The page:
The Fontbonne Academy, a Catholic Girls Preparatory School, has just earned a place in American history. This past week a Massachusetts court decided that religious institutions like Fontbonne had no right to “discriminate” against homosexuals by choosing not to hire them. The court said that the religious freedom of those attending the Fontbonne Academy was not as important as the “right” of a homosexual to work for the school.
As to the constitutional claim, the school argued that its expressive association rights would be infringed if forced to hire Barrett. The court, however, found that the school failed to meet two of the three standards set by the Supreme Court for such claims in its 2000 decision regarding the Boy Scouts. Although the academy does engage in “at least some form of expression,” meeting the first standard, the court found that there is “minimal risk” that Barrett’s hire would “significantly and seriously burden [Fontbonne’s] expression.”
Explaining that, Wilkins wrote:
Additionally, the court found that Massachusetts “has a compelling interest in prohibiting discrimination” — an interest “rarely stronger than in the employment context” — such that any burden on associational rights is outweighed by that interest.
Finally, the court found that Fontbonne’s free exercise claim — based on the “ministerial exception” — also failed. Looking at a 2012 Supreme Court case addressing the exception, the court found that Barrett “has no duties as an administrator or teacher of religious matters” and that the job is not subject to the exception.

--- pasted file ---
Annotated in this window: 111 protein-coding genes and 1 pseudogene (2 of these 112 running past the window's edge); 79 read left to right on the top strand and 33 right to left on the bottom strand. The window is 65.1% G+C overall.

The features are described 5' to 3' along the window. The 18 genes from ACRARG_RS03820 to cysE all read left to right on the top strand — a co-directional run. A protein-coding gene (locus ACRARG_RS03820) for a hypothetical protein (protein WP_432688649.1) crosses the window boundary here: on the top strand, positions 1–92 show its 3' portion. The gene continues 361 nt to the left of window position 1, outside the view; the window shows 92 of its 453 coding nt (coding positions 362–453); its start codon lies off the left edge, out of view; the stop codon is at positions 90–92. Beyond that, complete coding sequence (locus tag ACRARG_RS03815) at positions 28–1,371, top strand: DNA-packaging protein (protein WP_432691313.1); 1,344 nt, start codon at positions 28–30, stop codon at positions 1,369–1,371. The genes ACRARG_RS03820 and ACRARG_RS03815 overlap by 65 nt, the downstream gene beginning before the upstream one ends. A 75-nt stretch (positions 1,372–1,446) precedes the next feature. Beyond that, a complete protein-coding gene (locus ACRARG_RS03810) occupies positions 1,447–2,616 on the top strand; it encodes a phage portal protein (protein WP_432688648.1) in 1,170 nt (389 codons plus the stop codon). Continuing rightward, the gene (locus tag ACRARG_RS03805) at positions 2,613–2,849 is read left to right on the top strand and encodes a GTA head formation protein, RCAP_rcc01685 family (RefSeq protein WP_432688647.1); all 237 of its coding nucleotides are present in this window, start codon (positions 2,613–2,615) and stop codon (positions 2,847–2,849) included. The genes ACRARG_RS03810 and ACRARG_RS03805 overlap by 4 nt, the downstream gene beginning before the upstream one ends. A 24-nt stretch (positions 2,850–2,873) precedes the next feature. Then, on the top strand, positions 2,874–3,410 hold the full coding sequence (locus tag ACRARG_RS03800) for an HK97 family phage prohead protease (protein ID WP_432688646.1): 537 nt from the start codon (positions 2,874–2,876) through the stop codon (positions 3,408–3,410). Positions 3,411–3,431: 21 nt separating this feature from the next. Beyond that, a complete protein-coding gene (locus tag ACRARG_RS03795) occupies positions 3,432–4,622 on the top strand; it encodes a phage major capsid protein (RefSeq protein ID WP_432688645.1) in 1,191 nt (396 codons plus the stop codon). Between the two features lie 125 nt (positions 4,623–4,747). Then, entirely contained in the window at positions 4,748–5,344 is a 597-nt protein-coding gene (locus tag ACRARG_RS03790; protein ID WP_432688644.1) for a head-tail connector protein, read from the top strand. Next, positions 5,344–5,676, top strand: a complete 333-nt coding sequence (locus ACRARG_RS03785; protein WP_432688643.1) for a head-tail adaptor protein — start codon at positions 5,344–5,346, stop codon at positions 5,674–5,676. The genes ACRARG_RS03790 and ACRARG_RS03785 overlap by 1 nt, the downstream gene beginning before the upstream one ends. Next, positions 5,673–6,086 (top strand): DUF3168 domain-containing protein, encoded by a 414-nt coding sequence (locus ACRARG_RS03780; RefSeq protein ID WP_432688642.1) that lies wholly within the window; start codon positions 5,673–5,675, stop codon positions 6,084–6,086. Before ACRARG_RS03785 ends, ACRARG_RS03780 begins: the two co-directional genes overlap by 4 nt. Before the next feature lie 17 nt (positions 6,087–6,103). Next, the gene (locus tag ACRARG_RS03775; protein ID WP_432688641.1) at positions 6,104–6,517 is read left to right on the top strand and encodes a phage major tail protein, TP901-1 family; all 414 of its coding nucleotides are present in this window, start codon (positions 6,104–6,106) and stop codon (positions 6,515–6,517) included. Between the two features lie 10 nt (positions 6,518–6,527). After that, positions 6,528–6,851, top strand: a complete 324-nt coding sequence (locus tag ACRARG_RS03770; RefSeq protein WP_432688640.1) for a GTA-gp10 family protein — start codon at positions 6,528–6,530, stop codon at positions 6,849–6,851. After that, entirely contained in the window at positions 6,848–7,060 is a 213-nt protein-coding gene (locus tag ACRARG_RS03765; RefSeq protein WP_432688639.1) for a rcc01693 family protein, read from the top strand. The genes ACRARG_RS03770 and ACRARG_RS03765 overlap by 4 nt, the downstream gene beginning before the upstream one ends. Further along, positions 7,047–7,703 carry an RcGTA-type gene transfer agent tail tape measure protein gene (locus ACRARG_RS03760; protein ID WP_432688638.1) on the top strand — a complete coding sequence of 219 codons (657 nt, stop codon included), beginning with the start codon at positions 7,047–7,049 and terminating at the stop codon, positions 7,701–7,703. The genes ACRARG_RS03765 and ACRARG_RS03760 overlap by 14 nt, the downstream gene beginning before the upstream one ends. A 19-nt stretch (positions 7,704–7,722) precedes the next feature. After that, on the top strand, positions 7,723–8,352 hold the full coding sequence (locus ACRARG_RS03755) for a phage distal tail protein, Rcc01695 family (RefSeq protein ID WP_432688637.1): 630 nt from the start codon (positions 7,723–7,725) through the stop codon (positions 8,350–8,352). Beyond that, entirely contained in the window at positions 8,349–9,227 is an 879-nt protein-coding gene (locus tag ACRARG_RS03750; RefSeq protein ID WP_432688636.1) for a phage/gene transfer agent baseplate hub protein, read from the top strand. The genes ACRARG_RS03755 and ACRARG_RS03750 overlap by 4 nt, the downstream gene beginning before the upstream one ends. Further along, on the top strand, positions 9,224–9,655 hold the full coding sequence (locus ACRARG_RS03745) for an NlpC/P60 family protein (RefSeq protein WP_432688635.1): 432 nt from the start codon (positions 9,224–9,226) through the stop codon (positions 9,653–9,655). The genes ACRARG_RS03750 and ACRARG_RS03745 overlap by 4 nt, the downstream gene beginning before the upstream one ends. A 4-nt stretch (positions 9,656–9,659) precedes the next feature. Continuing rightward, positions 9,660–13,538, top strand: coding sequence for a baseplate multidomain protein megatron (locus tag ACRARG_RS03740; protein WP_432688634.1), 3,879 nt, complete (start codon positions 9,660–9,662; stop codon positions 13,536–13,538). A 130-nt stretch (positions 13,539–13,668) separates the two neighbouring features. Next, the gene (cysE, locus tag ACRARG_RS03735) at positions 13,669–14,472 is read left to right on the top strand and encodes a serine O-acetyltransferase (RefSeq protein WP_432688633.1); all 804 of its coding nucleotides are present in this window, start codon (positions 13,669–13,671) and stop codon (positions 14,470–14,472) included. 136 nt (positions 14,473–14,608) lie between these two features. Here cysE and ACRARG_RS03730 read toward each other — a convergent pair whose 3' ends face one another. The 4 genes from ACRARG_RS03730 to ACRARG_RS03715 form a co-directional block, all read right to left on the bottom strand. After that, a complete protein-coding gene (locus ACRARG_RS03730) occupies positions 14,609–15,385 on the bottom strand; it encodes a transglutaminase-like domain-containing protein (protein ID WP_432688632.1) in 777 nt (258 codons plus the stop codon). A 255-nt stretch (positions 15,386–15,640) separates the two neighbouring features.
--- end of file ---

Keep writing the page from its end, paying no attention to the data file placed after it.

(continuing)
The liberal Massachusetts Court went well out of its way to contort, twist and destroy both the 1st Amendment and the various Supreme Court rulings on the same subject. It is beyond the pale to force a Christian school (or any religious institution for that matter) to act contrary to their religious beliefs when those beliefs do not infringe upon the rights or lives of others. The complainant felt he was discriminated against because he lost a job opportunity after the Catholic school learned of his homosexuality, but the truth is that he was free to find work anywhere. The Fontbonne Academy is now simply another example of a tyrannical activist government forcing its views on to a supposedly free people. The First Amendment means nothing to the court in Massachusetts, and it also obviously means nothing to the liberals who are now applauding this decision.
Hopefully, the school will continue to fight against this ruling and appeal to the Supreme Court so that this disgusting miscarriage of justice can be overturned for the travesty that it is.
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